The Asphodel Plain; Act of Faith; Hospice

The Asphodel Plain
The poet she loved complained:
there are no asphodels or violets
exiled as he was in Transvaal,
so how could he talk to the dead
since the dead know only the language
of flowers, the flowers of Odysseus
and the asphodel plain of his longing
to return to his native land?
Her native land was Alexandria
and her exile out of Egypt
brought her back to the mainland
and the cobblestoned paths of Pelion
those her fathers climbed
in search of asphodel and violets
to bring home with the milk
their goats brought back themselves
along with whatever language
they’d devoured that day
in crossing the fields of their dead.
I bring flowers to her grave
in yet another country
but though the home of my longing
the flowers are not the right ones
for the things I want to say
the things I want her to know.


Act of Faith
I didn’t say anything
to distract her the first time
or the second or the fiftieth
anything that might raise
a question about the difference
between an act of faith
and mere superstition.
It was clear from the start
that she would cross herself
at the beginning of any trip
you could call a trip
or any seaward voyage
for more than a day
cross herself discreetly
though when done
glance at me quickly
as though to say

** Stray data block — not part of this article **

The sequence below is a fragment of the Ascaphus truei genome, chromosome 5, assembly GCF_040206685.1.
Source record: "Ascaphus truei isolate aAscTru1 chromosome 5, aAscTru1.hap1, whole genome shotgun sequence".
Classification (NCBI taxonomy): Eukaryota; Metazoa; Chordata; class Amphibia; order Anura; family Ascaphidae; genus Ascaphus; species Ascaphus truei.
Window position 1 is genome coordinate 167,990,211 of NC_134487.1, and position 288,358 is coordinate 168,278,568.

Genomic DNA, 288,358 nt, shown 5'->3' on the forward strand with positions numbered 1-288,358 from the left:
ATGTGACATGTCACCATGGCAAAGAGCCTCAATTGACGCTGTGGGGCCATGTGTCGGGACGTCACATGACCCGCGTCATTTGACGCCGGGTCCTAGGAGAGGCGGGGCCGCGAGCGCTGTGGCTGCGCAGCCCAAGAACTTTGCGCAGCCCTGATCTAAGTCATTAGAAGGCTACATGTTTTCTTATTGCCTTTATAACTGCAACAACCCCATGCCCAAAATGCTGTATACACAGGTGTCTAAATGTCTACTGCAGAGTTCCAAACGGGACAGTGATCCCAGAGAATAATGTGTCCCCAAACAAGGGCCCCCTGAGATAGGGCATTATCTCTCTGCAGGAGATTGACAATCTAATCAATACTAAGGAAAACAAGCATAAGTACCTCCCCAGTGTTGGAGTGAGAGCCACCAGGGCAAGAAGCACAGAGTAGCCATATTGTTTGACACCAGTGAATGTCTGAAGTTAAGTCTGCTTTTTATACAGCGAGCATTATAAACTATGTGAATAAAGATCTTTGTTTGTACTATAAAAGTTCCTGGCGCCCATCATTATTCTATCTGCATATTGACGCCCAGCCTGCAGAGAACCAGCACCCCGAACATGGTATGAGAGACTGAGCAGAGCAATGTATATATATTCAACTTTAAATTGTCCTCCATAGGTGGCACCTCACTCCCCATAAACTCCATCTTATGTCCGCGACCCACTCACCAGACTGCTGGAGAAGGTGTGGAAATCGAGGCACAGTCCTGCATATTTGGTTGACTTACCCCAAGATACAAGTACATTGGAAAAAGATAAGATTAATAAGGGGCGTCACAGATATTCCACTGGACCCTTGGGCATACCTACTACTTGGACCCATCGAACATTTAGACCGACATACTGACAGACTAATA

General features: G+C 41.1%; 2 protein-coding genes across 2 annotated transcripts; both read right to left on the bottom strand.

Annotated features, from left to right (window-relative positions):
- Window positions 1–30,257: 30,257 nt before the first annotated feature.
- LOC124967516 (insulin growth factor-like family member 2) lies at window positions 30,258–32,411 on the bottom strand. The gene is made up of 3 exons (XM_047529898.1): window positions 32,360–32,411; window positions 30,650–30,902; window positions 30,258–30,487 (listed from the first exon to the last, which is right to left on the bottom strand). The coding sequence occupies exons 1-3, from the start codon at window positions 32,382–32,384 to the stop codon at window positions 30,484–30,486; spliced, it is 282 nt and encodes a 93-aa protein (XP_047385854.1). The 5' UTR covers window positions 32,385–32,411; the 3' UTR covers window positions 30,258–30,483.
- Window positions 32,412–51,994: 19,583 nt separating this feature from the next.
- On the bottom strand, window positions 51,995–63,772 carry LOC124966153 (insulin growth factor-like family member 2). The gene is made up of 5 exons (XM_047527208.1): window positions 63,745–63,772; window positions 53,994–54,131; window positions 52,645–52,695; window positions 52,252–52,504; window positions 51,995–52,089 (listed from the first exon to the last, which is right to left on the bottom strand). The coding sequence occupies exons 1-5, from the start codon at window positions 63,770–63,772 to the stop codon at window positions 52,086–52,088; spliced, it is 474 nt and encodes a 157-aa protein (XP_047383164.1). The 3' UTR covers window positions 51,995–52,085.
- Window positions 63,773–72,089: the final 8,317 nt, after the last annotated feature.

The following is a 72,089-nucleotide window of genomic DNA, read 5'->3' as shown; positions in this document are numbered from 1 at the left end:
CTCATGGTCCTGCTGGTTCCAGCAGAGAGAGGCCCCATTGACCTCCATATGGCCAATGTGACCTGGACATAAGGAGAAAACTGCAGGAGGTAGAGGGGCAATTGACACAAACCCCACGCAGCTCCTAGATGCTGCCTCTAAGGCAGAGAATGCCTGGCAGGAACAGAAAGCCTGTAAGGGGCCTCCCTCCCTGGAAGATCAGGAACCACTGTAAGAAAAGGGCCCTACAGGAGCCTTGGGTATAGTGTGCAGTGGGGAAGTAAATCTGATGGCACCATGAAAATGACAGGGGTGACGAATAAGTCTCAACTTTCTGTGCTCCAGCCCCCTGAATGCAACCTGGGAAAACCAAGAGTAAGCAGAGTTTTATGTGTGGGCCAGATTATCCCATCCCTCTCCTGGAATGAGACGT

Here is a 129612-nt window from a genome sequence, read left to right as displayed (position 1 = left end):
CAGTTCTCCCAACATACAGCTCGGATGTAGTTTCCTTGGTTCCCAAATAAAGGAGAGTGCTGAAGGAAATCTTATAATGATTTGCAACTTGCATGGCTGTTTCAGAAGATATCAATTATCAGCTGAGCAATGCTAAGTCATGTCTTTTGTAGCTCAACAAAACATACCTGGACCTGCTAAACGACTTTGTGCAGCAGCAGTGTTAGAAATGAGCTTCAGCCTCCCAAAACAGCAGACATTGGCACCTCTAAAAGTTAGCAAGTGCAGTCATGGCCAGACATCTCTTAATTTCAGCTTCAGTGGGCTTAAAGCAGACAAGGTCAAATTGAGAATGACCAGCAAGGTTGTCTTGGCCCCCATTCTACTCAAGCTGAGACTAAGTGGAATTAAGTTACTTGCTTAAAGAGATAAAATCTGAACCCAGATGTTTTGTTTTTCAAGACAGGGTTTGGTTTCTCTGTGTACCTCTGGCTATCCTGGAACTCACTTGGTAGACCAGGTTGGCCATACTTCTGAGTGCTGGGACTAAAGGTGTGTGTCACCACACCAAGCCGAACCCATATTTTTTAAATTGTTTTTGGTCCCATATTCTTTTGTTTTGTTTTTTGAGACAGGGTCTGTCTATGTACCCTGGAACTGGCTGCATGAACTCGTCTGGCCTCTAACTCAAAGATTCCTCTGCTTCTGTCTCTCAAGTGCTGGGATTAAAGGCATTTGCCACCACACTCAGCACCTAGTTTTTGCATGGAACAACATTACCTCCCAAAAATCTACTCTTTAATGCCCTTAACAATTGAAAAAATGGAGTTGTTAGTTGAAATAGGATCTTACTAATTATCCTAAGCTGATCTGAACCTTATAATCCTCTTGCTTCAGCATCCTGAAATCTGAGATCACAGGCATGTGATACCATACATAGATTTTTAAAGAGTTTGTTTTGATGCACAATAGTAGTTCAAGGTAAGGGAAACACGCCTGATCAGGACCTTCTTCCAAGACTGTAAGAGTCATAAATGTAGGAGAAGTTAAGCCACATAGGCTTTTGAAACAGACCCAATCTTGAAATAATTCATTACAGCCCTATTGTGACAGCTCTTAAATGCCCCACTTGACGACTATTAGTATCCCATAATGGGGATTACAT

believe in it or not
it’s for you as well.
And I would smile to thank her
as I might for the offer
of an almond
or a blossom she’d plucked.
What was there to lose
if nothing clear to gain
by smiling silently?
Except the last time
when she looked up at me
from her sunken pillow,
face drawn and gray,
to cross herself with effort
then touch my hand
until I lifted it
to cross myself as well.


The girl had come from Haiti,
no more than eighteen,
so new to hospice service
she hadn’t yet dealt
with a dying patient,
it scared her half to death
she said, straining to say it,
then shy, embarrassed,
she turned toward the living room.
My wife, awake now,
asked how she was,
if she needed anything,
this girl who barely spoke,
I should try to help her
if she needed anything,
she said, her voice soft,
barely still hers.
I touched her cold hand,
said the girl was fine,
as she seemed to be
back now in the bedroom
with an iPad on her lap
until an hour later
when she came out to find me
gazing through the blinds
at a white-tailed doe and buck
vaulting across the lawn
in full command of their stride,
and the girl stood beside me,
face straining to be normal,
and said there was a problem,
Mary had stopped breathing,
and she didn’t know what to do.
I took her hand and led her
to the living room couch,
told her to rest with her iPad,
there was nothing more to do,
then went in to my Mary
to do what had to be done
after kneeling to say goodbye.